Conservation charity the John Muir Trust sought a judicial review of the Scottish Government’s decision to give the go ahead to a controversial 67-turbine Stronlairg wind farm in the famous Monahdliath Mountains.
Energy Minister Fergus Ewing had granted permission for SSE Renewables’ project at Stronelairg, near Fort Augustus.
The John Muir Trust charity lodged a petition to the Court of Session asking for a judicial review of his decision to grant consent without any public local inquiry.
Lord Jones, who carried out the judicial review, said ministers reached their decision on SSE’s project “in breach of environmental obligations”.
The court heard that Scottish Natural Heritage had objected in principle to the wind farm’s proposed site.
Lord Jones said: “If the ministers did take into consideration SNH’s objection in principle to any wind farm development at Stronelairg, they have given no reason for rejecting it, and the decision is defective on that account.”
The public was also denied an opportunity to comment on a revised planning application for the proposed wind farm, the judge said.
He said the government’s decision to give consent should be set aside.
It was claimed the wind farm could generate enough electricity to power 114,000 homes. The operators also said it would bring £30 million worth of benefits to the region.
However, the John Muir Trust said the development would “destroy the character” of an area of wild land.
They said the 67-turbine development would have extended over an area the size of Inverness.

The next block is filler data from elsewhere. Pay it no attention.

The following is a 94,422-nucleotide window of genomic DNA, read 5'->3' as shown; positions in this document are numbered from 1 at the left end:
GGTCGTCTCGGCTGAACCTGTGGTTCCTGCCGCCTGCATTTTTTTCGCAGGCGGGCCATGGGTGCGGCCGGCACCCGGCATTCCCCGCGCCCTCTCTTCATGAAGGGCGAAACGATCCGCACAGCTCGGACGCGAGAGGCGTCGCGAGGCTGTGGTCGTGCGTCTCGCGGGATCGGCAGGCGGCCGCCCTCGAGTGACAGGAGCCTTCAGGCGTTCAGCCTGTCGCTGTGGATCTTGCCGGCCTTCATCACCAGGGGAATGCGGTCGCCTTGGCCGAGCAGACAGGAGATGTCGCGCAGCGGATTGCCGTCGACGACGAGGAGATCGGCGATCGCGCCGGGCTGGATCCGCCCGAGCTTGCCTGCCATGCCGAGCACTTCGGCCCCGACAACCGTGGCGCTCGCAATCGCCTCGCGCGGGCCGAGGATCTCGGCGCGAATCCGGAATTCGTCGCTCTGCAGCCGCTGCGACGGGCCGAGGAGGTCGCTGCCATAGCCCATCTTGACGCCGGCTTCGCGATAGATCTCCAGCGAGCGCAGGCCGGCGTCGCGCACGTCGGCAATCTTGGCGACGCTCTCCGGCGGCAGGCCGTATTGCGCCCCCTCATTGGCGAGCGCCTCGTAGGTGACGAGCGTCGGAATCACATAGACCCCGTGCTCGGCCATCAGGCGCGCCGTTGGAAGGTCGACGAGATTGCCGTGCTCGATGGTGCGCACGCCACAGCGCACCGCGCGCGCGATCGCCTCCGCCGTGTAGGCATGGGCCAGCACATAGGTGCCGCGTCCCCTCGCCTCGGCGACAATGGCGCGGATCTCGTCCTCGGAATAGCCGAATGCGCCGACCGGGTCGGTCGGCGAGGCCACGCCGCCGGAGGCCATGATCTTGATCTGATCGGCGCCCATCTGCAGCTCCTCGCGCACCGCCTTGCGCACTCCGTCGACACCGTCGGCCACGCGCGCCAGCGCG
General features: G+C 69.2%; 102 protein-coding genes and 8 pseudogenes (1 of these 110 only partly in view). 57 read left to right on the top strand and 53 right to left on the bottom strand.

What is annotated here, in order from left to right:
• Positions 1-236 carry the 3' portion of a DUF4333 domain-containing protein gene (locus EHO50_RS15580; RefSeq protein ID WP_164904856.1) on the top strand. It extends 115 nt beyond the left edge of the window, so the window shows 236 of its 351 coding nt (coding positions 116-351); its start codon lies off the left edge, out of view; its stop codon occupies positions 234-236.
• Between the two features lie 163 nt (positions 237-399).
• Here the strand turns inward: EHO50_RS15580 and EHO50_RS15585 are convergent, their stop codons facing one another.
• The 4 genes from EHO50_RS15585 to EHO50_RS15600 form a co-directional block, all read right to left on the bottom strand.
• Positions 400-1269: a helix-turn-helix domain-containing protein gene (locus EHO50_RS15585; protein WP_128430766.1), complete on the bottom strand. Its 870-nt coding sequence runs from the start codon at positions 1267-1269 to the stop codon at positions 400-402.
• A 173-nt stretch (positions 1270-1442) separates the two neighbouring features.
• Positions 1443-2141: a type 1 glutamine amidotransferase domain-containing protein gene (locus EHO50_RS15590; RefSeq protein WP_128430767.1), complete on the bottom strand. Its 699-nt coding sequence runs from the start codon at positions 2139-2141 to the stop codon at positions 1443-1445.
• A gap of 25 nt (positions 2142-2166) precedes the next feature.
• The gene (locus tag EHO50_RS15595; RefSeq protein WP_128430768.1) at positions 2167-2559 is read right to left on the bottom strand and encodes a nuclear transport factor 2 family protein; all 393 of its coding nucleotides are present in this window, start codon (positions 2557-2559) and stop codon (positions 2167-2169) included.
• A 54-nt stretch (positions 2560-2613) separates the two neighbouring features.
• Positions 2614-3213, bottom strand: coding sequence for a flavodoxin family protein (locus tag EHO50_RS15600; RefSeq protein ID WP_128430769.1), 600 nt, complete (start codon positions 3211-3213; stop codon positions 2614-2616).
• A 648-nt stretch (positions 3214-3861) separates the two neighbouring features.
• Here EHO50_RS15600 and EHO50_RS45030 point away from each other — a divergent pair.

The charity claimed 70 per cent of the Stronelairg site consisted of wet peatland, Scotland’s miniature version of the rainforest, and would have faced severe disruption as a result of the excavation of 22 million cubic feet of stone from the area.
Lord Jones ruled in his decision that members of the public had been denied the opportunity to comment on a revised planning application for the proposed wind farm, and that Scottish Ministers did not take into account Scottish Natural Heritage’s objection in principle to any wind farm development at Stronelairg.
Stuart Brooks, John Muir Trust Chief Executive said: “This is great news for all those who love Scotland’s wild land and wish to see it protected.
“A financial appeal brought a tremendous level of support from over a thousand well-wishers, allowing the Trust to proceed. Lord Jones has now decided the Trust’s court action was well-founded.”
“Due to the impact this approval had on a wild land area – which led to Scottish National Heritage removing a significant area from its Wild Land Areas map – the Trust very reluctantly took this judicial review against the government.”
Lord Jones concluded that the Trust was taking the action for the public good.
He said: “The interest of any non-governmental organisation, such as the trust, is deemed sufficient. The question, therefore, is not whether the trust was prejudiced, but whether members of the public were prejudiced.”
Mr Brooks said: “Lord Jones rightly identified that this case was taken and won in the public interest so the right thing for Scottish Ministers to do is not to appeal this decision.
“The Trust will now be asking Scottish Natural Heritage and the Scottish Government to reinstate the Stronelairg area in the Wild Land Areas map, giving an important piece of our natural heritage – including vast swathes of peatland which help to mitigate climate change – some measure of protection.
“SSE should recognise that this was the wrong development, of the wrong size and in the wrong place. The company now has an opportunity to show that they are listening to communities and tourism bodies and to engage with others to revitalise the natural environment there rather than pursue this damaging development which would cover a footprint the size of Inverness.
“Lessons need to be learned from the lack of proper procedure and incorrect decision-making by the government.”
SSE had sought permission for up to 83 turbines at Stronelairg near its Glendoe hydro electric scheme above Fort Augustus.
However, in April 2013, Highland councillors voted 11 to three in favour of raising no objection on the understanding the project was reduced to 67 turbines.